Fine- to medium-crystalline microgranitoid enclaves of dioritic composition are commonly observed in outcrop-scale swarms within close proximity to massive dioritic bodies and metamorphic screens, but are also unevenly distributed within the pluton. Figure 6B displays a spectacular cliff-face exposure of a microgranitoid enclave swarm located on the structural top of a large calc-silicate screen. This ∼8-m-thick swarm has a strike length of >50 m, and occurs over the jagged intrusive contact of the screen. Long axes of individual enclaves are subparallel to the contact with the underlying screen. Where not observed adjacent to large metamorphic screens, individual enclaves are generally elongate subparallel to the magmatic foliation of the megacrystic granodiorite (Fig. 6C). K-feldspar phenocrysts may be entirely enclosed (e.g., Fig. 6D) or partially entrained in the enclaves (e.g., Fig. 6E). Enclave swarms sometimes are strongly flattened in the plane of the swarm with individual enclave axial ratios >4:1. These enclaves display evidence for physical mingling of mafic magmas and entrained K-feldspar phenocrysts presumably from the host granodioritic magma (Figs. 6E, 6F). Both massive diorite units shown in Figure 2 are interpreted to be comagmatic with the granodiorite based on these relationships.

Hornblende biotite granite crops out as dikes, sills, and meter-scale pods at and near the contacts of calc-silicate metasedimentary rocks and granodiorite. These fine-grained, equigranular intrusions range from 1 to 3 m wide and cut across xenoliths and screens. Magmatic fabric development within the granite is absent or parallel to the fabric within the adjacent granodiorite. Angular blocks of hornblende biotite granite are locally preserved as cognate xenoliths within the granodioritic phase of the pluton (see following).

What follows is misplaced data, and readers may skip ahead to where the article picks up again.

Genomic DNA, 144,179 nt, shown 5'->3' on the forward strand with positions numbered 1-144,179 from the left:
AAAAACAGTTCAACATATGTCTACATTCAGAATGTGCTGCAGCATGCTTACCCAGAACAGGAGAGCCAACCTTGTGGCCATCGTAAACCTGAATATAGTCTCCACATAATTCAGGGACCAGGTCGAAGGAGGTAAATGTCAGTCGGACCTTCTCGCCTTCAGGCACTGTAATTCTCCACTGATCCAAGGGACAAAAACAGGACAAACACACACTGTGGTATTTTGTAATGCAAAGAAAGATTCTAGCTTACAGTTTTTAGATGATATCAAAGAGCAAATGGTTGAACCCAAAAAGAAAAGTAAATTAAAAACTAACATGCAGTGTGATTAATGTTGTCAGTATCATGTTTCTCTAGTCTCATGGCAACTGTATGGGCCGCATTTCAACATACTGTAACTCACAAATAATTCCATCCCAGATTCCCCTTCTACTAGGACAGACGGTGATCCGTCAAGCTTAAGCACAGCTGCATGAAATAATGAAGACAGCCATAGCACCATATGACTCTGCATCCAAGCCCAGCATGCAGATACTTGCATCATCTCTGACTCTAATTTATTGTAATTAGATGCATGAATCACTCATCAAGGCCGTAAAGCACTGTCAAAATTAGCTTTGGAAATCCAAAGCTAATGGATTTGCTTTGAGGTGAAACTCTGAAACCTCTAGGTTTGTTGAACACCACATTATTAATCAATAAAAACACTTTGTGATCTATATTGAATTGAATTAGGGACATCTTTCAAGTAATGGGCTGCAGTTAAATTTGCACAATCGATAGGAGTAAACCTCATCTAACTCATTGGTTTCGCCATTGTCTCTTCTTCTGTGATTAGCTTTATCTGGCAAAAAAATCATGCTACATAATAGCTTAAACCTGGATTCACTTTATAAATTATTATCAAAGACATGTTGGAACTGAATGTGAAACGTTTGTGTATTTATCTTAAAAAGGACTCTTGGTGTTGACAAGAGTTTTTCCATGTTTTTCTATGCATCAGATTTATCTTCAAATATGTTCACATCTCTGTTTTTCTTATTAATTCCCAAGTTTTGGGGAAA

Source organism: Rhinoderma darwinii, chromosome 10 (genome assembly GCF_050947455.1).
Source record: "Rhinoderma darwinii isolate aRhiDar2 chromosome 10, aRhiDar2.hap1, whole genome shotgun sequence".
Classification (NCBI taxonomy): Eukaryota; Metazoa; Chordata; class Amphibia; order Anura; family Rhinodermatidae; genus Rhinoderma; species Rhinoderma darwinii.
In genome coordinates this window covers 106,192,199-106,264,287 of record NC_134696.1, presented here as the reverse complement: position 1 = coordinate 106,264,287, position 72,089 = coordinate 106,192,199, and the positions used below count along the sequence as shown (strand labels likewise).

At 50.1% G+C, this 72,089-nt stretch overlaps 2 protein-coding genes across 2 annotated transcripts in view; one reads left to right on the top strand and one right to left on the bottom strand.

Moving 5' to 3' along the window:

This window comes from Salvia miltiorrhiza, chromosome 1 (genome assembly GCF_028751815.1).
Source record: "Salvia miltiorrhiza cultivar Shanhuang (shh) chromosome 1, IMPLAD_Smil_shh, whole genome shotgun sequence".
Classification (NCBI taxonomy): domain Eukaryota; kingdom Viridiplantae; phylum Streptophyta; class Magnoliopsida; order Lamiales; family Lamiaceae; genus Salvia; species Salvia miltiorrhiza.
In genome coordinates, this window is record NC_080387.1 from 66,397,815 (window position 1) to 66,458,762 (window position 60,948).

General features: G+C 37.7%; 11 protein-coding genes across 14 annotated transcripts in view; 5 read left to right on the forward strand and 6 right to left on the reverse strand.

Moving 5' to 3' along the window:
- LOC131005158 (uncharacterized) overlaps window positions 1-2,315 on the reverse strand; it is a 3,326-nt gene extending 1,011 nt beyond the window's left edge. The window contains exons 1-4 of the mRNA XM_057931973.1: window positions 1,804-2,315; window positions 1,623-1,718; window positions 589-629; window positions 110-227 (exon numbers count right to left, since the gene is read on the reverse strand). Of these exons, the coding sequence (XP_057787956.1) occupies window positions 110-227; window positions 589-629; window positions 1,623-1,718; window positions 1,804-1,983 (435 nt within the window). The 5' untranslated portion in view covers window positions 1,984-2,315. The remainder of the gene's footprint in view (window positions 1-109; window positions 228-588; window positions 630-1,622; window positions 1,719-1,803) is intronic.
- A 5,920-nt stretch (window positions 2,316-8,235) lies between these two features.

Chemical abrasion–thermal ionization mass spectrometry (CA-TIMS) U-Pb zircon and titanite ages of two granodioritic samples were determined for this study, including sample AND-12, from the northwestern tip of the pluton, and sample NAY06–05, from the interior of the pluton (Fig. 2). For the methodology and other analytical details, including images of the analyzed zircons (Figs. A1, A2) and concordia plots (Figs. A3, A4), see the Supplemental File1.

Sample AND-12 is a megacrystic granodiorite containing quartz, plagioclase, K-feldspar, and biotite, with lesser amounts of epidote, muscovite, and titanite. A weak magmatic fabric within this sample is defined by sparse K-feldspar megacrysts. Crystal-plastic deformation overprints the magmatic fabric and is defined by grain boundary migration recrystallization of quartz and minor recrystallization (subgrain development) of feldspar. In thin section, a seriate crystal size distribution is observed along with K-feldspar megacrysts, recrystallized quartz aggregates, and interstitial biotite. Zircons separated from this sample were uniformly euhedral and yellow, and ranged in size from 50 µm in length to >350 µm (Fig. A1 in the Supplemental File [see footnote 1]). Many grains appeared cracked and therefore were not analyzed. The clearest grains were selected for analysis to minimize inclusion of even minor inherited components. The grains were mechanically abraded to remove metamict rims and any possible metamorphic overgrowths, then annealed and dissolved in steps following the chemical abrasion method of Mattinson (2005). Titanite crystals within this sample were both dark and pale.